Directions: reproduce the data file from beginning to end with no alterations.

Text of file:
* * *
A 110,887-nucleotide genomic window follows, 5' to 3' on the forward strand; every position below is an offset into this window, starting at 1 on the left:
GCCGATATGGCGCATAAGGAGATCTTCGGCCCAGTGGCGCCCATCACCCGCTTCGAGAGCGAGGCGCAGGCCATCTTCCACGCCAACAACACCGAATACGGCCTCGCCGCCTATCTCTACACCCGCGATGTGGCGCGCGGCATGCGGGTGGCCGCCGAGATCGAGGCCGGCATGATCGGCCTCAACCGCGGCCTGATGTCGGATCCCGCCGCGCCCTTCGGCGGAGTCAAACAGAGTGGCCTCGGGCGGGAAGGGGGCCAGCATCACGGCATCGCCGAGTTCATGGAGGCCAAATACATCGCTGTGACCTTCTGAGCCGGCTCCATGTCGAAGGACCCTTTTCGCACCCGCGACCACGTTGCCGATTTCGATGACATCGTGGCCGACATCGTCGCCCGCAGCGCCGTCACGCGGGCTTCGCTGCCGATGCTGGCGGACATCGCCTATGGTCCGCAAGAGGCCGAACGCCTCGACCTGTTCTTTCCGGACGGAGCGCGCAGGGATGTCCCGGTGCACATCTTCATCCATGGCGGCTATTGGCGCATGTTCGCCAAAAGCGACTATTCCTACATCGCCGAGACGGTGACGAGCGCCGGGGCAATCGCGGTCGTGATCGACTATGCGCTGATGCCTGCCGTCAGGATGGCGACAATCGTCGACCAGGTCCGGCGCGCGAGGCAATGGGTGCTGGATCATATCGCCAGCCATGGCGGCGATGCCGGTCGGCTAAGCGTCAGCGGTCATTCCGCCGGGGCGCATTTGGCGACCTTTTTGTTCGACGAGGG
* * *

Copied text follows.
A 110,887-nucleotide genomic window follows, 5' to 3' on the forward strand; every position below is an offset into this window, starting at 1 on the left:
GCCGATATGGCGCATAAGGAGATCTTCGGCCCAGTGGCGCCCATCACCCGCTTCGAGAGCGAGGCGCAGGCCATCTTCCACGCCAACAACACCGAATACGGCCTCGCCGCCTATCTCTACACCCGCGATGTGGCGCGCGGCATGCGGGTGGCCGCCGAGATCGAGGCCGGCATGATCGGCCTCAACCGCGGCCTGATGTCGGATCCCGCCGCGCCCTTCGGCGGAGTCAAACAGAGTGGCCTCGGGCGGGAAGGGGGCCAGCATCACGGCATCGCCGAGTTCATGGAGGCCAAATACATCGCTGTGACCTTCTGAGCCGGCTCCATGTCGAAGGACCCTTTTCGCACCCGCGACCACGTTGCCGATTTCGATGACATCGTGGCCGACATCGTCGCCCGCAGCGCCGTCACGCGGGCTTCGCTGCCGATGCTGGCGGACATCGCCTATGGTCCGCAAGAGGCCGAACGCCTCGACCTGTTCTTTCCGGACGGAGCGCGCAGGGATGTCCCGGTGCACATCTTCATCCATGGCGGCTATTGGCGCATGTTCGCCAAAAGCGACTATTCCTACATCGCCGAGACGGTGACGAGCGCCGGGGCAATCGCGGTCGTGATCGACTATGCGCTGATGCCTGCCGTCAGGATGGCGACAATCGTCGACCAGGTCCGGCGCGCGAGGCAATGGGTGCTGGATCATATCGCCAGCCATGGCGGCGATGCCGGTCGGCTAAGCGTCAGCGGTCATTCCGCCGGGGCGCATTTGGCGACCTTTTTGTTCGACGAGGG